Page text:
A now expired pilot program created by the PROTECT Act of 2004 gave selected youth-serving organization access to nationwide criminal records. Statistics from that program show the importance of having comprehensive background checks. In that program, 6 percent of applicants had a criminal record that should have prevented them from working with children. Additionally, 40 percent of those crimes were not committed in the same state the person applied for the job or volunteer opportunity, meaning that the record would be undetected without a nationwide criminal record search.
Sen. Schumer’s bill expands the PROTECT Act’s pilot program by providing all youth-serving organizations with access to the FBI’s database through the creation of a federal criminal history review entity. The youth serving organization will then be able to simultaneously check the in-state and national criminal history of a potential employee or volunteer. After a check is run, the youth serving organization will be notified if the applicant has an arrest or conviction for sexual offenses, violent offenses or crimes against children, among other crimes. However, due to privacy concerns, the organization will not be given information on the exact nature of the charges or convictions. The bill also mandates that the entire process take a few days at most, instead of the current wait time of up to six weeks, and cost a maximum of $25 as opposed to the current price of $24-$59 per person.
The Afterschool Alliance has worked with the American Camp Association and other partners in support of this bill for the past several years. The Afterschool Alliance has endorsed Sen. Schumer’s bill.
On Wednesday the bipartisan Workforce Investment Act (WIA) reauthorization bill passed through the Senate Health, Education, Labor and Pensions (HELP) Committee by an 18-3 vote, and will now be considered by the full Senate. The House ofRepresentatives passed their version, the SKILLS Act (HR 803), earlier this year.
The original WIA legislation was first passed by Congress in 1998 and has been overdue for reauthorization since 2003. The reauthorization bill passed by the committee contains changes to the legislation that reflect the ever-changing global economy, input from business, education and labor groups, and more than a decade of experience with existing programs. The bipartisan reauthorization bill was co-sponsored by Sens. Patty Murray (D-WA), Johnny Isakson (R-GA), Tom Harkin (D-IA) and Lamar Alexander (R-TN).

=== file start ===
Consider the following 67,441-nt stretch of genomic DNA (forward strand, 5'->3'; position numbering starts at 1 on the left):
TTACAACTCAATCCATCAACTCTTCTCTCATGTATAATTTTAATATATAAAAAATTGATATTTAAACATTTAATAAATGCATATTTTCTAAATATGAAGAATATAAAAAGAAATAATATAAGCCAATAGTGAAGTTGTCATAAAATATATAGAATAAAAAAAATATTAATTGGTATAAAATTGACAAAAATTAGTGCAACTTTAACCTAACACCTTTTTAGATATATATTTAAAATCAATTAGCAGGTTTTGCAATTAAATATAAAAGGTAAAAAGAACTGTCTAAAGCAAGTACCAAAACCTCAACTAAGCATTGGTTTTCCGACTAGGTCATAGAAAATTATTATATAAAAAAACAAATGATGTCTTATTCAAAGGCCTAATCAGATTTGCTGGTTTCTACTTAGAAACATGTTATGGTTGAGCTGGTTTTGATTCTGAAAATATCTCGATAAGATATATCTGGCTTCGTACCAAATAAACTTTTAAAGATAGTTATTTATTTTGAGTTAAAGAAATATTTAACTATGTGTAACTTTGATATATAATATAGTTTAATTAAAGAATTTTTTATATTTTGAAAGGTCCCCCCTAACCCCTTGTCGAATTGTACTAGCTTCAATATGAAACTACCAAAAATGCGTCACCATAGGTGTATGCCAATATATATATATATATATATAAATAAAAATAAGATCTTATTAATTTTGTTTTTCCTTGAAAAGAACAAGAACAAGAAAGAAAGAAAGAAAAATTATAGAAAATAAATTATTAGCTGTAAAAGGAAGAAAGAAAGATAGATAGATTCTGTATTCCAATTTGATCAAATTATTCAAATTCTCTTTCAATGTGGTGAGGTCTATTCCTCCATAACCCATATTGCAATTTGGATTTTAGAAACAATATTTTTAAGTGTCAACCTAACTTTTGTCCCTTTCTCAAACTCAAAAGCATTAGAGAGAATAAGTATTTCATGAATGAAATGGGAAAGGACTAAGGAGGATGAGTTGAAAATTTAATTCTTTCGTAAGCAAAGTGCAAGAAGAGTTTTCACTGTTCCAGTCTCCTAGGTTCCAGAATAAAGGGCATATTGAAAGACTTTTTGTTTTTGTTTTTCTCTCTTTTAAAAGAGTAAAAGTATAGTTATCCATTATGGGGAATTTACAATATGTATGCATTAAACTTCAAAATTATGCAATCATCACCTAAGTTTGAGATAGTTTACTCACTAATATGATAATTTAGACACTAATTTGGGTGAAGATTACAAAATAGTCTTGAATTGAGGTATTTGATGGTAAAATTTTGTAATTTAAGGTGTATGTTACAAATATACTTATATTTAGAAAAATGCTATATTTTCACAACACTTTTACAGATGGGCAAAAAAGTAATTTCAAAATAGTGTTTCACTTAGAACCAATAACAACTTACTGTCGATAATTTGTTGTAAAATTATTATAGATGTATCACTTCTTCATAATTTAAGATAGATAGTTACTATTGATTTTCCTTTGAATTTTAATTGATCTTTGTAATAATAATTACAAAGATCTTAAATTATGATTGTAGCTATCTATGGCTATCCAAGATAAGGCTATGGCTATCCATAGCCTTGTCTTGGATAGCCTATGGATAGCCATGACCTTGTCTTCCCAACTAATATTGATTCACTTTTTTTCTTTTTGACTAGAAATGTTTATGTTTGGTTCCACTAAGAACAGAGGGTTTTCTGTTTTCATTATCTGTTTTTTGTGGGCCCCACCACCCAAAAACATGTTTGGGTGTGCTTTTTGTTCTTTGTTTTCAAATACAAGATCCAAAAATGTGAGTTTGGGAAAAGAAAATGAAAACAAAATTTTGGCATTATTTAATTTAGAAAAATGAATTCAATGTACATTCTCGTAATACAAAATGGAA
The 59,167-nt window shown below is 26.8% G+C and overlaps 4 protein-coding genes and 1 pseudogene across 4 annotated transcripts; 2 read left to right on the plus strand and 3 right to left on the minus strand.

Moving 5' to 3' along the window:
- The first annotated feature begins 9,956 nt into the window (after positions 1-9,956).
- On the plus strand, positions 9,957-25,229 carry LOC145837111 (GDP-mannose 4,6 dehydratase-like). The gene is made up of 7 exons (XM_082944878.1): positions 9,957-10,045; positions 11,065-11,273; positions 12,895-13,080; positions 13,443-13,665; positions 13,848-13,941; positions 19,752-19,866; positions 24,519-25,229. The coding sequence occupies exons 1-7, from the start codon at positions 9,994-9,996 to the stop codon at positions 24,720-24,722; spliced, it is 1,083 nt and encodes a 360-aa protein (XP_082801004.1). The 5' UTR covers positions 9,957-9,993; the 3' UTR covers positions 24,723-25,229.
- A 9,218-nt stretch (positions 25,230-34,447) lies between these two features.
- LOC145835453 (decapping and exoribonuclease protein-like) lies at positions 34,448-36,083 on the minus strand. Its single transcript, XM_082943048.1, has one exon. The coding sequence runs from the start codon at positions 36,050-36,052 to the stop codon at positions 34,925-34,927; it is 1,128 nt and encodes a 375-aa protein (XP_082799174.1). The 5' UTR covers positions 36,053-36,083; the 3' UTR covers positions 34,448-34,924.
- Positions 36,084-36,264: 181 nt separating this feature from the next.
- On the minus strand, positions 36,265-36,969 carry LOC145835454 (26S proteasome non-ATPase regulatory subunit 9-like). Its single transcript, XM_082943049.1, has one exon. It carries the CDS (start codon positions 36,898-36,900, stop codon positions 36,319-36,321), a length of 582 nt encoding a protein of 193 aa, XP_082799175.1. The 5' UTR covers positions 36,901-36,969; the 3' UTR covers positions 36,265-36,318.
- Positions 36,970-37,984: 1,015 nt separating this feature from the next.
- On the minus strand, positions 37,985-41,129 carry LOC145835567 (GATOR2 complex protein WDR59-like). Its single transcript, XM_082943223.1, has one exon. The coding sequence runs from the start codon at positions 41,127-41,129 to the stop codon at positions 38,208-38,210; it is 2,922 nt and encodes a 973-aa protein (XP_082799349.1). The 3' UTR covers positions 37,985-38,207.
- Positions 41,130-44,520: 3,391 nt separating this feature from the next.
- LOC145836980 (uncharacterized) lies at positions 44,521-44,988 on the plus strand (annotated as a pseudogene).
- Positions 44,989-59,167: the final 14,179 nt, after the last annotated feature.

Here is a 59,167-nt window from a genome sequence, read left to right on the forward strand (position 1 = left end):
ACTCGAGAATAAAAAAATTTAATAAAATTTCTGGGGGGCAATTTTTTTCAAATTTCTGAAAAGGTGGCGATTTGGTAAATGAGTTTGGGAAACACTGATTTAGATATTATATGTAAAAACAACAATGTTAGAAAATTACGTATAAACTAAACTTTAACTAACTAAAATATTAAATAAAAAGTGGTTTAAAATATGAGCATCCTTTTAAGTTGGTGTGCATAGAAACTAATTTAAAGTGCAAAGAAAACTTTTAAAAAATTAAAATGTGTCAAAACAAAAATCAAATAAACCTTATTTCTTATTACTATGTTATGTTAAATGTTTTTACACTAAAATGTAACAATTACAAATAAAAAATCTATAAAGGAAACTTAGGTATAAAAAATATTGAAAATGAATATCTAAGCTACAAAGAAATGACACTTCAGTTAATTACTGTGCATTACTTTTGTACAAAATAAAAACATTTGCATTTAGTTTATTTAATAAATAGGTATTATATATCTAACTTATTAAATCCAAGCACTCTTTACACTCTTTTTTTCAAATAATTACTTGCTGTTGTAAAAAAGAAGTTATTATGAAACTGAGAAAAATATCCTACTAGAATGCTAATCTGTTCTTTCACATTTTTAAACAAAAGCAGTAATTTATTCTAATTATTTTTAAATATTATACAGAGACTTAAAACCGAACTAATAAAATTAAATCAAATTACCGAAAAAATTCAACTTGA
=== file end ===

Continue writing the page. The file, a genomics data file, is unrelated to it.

From an afterschool and summer learning perspective, the bill expands opportunities for youth who are out of school, out of work and at risk by increasing the percentage of funding dedicated to assisting out-of-school youth and young adults to 75 percent. For youth, the bill:
The Republican Elementary and Secondary Education Act (ESEA) reauthorization bill passed the House of Representatives this morning by a vote of 221 to 207, with 12 Republicans joining House Democrats in opposing the bill.
HR 5, the Student Success Act, does not reauthorize the 21st Century Community Learning Centers initiative, which could lead to more than 1.1 million students losing access to desperately needed afterschool, before-school and summer learning programs that keep students safe, inspire learning and provide a lifeline for our hard working families. While the bill does create the Local Competitive Grant Program that would fund “supplemental student support activities such as before, after, or summer school activities, tutoring, and expanded learning time;” it allows the same Grant Program to also support school day activities, such as academic subject-specific programs, adjunct teacher programs, extended learning time programs, dual enrollment programs and parent engagement. At a time when local and state funding is declining, it is likely that this grant would predominantly be used to fund activities during the school day.
The House Republican Elementary and Secondary Education Act (ESEA) reauthorization bill is scheduled to make its way to the floor of the House of Representatives today. HR 5, the Student Success Act, debate on the House floor will start today and a final vote will most likely take place tomorrow. The White House has issued a veto threat on the bill and stated it “would represent a significant step backwards in the effort to help our Nation's children and their families prepare for their futures.”
HR 5 does not reauthorize the 21st Century Community Learning Centers (21st CCLC) initiative, which could lead to more than 1.1 million students losing access to desperately needed afterschool, before-school and summer learning programs that keep students safe, inspire learning and provide a lifeline for our hard working families. While the bill does create the Local Competitive Grant Program that would fund “supplemental student support activities such as before, after, or summer school activities, tutoring, and expanded learning time.” It also allows the same funds to support school day activities, such as academic subject specific programs, adjunct teacher programs, extended learning time programs, dual enrollment programs and parent engagement. At a time when local and state funding is declining, it is likely that this grant would predominantly be used to fund activities during the school day.